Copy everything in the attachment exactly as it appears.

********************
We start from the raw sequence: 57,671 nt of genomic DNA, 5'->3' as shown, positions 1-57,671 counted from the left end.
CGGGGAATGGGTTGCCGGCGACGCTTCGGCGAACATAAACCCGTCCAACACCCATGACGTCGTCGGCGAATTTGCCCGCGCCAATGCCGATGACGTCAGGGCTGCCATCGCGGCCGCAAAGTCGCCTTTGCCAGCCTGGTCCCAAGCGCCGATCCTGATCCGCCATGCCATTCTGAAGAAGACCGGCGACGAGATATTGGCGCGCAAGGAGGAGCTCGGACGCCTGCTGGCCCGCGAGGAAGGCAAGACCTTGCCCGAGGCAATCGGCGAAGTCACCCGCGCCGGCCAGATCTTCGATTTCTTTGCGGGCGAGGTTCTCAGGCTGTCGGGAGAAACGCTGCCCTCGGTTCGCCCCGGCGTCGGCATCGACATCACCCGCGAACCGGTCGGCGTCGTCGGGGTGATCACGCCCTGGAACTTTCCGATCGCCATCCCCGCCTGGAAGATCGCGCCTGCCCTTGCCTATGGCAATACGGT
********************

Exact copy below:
We start from the raw sequence: 57,671 nt of genomic DNA, 5'->3' as shown, positions 1-57,671 counted from the left end.
CGGGGAATGGGTTGCCGGCGACGCTTCGGCGAACATAAACCCGTCCAACACCCATGACGTCGTCGGCGAATTTGCCCGCGCCAATGCCGATGACGTCAGGGCTGCCATCGCGGCCGCAAAGTCGCCTTTGCCAGCCTGGTCCCAAGCGCCGATCCTGATCCGCCATGCCATTCTGAAGAAGACCGGCGACGAGATATTGGCGCGCAAGGAGGAGCTCGGACGCCTGCTGGCCCGCGAGGAAGGCAAGACCTTGCCCGAGGCAATCGGCGAAGTCACCCGCGCCGGCCAGATCTTCGATTTCTTTGCGGGCGAGGTTCTCAGGCTGTCGGGAGAAACGCTGCCCTCGGTTCGCCCCGGCGTCGGCATCGACATCACCCGCGAACCGGTCGGCGTCGTCGGGGTGATCACGCCCTGGAACTTTCCGATCGCCATCCCCGCCTGGAAGATCGCGCCTGCCCTTGCCTATGGCAATACGGT